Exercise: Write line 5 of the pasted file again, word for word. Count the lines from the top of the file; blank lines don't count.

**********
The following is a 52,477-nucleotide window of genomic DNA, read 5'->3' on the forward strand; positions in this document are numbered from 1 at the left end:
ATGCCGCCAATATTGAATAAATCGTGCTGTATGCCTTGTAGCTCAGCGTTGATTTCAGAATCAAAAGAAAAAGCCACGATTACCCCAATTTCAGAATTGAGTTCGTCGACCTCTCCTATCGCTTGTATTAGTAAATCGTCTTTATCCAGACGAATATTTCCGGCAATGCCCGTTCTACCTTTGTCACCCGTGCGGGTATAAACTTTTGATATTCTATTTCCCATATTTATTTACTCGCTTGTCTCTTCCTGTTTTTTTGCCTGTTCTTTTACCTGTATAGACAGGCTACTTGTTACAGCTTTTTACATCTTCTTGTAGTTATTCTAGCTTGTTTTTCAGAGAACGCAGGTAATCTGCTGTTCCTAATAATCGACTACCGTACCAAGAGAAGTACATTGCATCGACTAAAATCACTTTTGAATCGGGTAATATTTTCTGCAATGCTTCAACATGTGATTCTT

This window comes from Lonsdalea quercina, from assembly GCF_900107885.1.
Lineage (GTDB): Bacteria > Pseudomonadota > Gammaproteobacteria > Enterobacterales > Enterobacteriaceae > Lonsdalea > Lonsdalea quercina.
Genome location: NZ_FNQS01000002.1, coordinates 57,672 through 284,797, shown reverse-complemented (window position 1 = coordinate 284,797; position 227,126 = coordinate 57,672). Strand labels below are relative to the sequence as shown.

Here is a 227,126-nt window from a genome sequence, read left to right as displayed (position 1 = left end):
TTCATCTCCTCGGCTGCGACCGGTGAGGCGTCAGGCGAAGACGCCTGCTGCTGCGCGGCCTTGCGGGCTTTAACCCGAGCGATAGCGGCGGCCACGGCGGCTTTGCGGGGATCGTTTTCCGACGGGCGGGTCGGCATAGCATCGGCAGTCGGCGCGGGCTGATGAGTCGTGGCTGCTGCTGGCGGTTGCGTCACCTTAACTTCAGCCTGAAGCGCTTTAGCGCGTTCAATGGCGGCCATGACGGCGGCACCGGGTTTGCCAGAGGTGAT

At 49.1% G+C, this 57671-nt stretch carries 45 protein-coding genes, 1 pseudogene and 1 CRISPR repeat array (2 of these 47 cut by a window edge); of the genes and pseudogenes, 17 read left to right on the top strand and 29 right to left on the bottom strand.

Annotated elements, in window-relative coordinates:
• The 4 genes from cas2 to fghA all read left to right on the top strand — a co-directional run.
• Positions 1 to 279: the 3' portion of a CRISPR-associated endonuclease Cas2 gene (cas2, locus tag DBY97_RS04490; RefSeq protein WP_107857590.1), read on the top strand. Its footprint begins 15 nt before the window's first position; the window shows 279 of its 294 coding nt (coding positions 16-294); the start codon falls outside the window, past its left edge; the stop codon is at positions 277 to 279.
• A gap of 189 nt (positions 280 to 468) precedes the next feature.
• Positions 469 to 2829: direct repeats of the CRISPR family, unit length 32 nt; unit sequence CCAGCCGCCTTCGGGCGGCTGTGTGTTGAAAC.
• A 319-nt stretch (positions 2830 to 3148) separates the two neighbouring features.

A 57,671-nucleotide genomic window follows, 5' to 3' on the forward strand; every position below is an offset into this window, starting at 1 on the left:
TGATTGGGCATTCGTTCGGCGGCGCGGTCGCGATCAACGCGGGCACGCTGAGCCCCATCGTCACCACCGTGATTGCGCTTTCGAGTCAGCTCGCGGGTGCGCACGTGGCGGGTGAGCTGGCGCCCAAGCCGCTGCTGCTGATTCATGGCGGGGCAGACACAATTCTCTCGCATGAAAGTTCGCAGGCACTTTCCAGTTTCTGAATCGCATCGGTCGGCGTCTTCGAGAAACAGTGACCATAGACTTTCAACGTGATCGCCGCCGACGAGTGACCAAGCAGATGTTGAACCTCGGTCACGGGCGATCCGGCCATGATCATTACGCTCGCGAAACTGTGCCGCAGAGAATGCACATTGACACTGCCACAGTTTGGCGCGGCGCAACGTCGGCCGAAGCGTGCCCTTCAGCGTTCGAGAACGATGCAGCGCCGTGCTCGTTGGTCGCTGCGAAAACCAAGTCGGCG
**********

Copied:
Genome location: NZ_FNQS01000002.1, coordinates 57,672 through 284,797, shown reverse-complemented (window position 1 = coordinate 284,797; position 227,126 = coordinate 57,672). Strand labels below are relative to the sequence as shown.